In the present study, we found 32% of young children had an abnormal EEG but there were only 2 subjects (3%) with reported clinical seizure activity. As ours is a young population, this finding highlights the fact that epilepsy tends to develop in later years in autistic individuals. This rate of EEG abnormality is higher than the 15–20% reported previously (Giovanardi Rossi et al., 1995
; Tuchman & Rapin, 1997
). Since these previous studies were limited to or included a large proportion of older individuals, these results suggest that a proportion of young children with EEG abnormalities will eventually develop epilepsy. Our study did not show any correlation between the level of neurological dysfunction observed and the severity of the autism or presence of EEG abnormality, a finding in keeping with other published studies (McVicar & Shinnar, 2004
The main aim of conducting a neurological examination in a young child who appears to have autistic features is to rule out other potential neurological disorders and/or comorbid medical conditions (Filipek et al., 1999
,). Our results indicate that while many aspects of the neurological examination may be normal in the young child with PDD who has no known history of neurological injury or dysfunction, subtle neurological deficits may be present upon examination. The results indicate that neurological findings of hypotonia and poor coordination are detectable in a large proportion of young children with PDD but may diminish over time for many children. Nevertheless, some children with PDD continue to exhibit hypotonia as well as motor skills deficits (Haas et al., 1996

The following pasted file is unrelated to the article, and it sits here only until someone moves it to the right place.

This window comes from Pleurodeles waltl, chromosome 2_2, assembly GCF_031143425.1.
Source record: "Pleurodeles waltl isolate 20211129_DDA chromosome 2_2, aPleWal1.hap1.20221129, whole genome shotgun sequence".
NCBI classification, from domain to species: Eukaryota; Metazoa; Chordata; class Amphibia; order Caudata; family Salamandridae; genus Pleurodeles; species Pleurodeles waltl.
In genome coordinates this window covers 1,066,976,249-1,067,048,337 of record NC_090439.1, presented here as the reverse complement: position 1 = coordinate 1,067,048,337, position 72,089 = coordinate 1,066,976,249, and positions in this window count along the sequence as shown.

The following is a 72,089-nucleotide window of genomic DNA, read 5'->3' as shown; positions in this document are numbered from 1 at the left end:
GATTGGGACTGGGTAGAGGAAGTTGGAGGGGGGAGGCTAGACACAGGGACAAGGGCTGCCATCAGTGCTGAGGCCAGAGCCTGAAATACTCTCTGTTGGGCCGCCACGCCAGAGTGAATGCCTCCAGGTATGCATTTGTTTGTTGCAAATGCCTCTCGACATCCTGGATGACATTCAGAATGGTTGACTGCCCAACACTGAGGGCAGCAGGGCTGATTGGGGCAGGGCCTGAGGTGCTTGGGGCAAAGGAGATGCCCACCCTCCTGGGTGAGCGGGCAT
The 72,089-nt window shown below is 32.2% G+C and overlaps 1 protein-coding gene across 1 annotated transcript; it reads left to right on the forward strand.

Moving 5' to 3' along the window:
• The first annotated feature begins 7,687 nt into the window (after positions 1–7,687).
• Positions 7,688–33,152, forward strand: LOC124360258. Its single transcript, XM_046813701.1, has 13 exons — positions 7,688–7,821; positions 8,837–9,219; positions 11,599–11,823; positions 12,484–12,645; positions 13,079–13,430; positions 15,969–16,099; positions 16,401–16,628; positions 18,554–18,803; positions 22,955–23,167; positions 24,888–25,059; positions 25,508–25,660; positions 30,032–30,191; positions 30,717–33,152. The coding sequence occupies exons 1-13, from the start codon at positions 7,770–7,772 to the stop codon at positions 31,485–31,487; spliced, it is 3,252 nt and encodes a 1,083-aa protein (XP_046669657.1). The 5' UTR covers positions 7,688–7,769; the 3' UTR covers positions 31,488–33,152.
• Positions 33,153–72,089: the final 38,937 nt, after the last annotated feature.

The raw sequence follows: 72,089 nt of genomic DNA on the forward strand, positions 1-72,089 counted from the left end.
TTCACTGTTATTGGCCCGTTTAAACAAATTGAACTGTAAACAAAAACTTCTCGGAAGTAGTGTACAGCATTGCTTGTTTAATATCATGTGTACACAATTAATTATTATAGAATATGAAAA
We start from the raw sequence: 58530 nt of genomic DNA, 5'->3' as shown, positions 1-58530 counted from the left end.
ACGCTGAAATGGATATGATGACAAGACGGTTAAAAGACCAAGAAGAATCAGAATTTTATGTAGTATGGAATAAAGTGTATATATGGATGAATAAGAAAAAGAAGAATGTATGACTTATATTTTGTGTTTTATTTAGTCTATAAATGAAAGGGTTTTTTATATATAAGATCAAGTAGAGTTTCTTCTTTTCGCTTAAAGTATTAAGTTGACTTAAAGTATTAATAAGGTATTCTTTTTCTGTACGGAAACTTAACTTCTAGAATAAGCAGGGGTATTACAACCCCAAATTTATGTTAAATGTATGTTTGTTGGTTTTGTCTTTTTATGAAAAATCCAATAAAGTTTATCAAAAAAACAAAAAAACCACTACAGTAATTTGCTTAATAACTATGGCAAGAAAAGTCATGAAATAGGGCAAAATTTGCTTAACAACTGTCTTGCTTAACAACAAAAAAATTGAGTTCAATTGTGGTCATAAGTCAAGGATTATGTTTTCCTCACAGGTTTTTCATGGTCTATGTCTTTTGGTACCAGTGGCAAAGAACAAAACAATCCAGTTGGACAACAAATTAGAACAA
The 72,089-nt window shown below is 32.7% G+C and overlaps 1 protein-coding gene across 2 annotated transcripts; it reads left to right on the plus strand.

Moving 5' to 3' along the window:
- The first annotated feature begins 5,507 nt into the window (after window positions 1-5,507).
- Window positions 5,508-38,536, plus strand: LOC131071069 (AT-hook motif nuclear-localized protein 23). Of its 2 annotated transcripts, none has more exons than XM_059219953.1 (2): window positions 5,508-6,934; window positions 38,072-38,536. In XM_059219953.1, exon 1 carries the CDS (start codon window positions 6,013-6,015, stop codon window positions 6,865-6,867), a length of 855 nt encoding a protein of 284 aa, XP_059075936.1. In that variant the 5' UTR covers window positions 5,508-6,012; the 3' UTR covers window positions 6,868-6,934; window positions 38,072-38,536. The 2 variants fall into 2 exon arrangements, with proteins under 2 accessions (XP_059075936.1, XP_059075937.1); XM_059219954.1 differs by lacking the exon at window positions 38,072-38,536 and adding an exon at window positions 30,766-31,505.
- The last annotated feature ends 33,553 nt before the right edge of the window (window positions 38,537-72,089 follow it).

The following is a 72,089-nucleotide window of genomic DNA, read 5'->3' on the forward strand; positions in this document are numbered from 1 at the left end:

; Klin, Sparrow, Marans, Carter, & Volkmar, 2000
; Rapin, 1996
Our results also indicate that a sizeable proportion of young children with PDD have an abnormal EEG in the absence of any clinical seizure activity. As we only conducted prolonged sleep EEG recordings (Digitrace or video EEG) in 7 of our 60 cases (12%) we cannot state the true incidence of EEG abnormality in our study population, as prolonged sleep recordings may be needed to identify epileptiform abnormalities in this population (Shinnar et al., 2001
; Tuchman & Rapin, 2002
). It is also important to note that it may be very difficult for clinicians to recognize clinical seizures in children with PDD. Some of the characteristics of seizure activity may be interpreted as autistic behavior (Minshew et al., 2005
). It is certainly important for clinicians to consider the possibility of seizures or seizure activity for children who have a history of regression at any age. There are currently no guidelines on medical treatment for epileptiform EEG without clinical seizures, with the exception of treatment for Landau-Kleffner syndrome (Tuchman and Rapin, 2002
). It seems prudent to re-evaluate young children who appear to have PDD and EEG abnormalities, particularly if they demonstrate limited clinical benefit from early intervention programs and have limited language and cognitive development.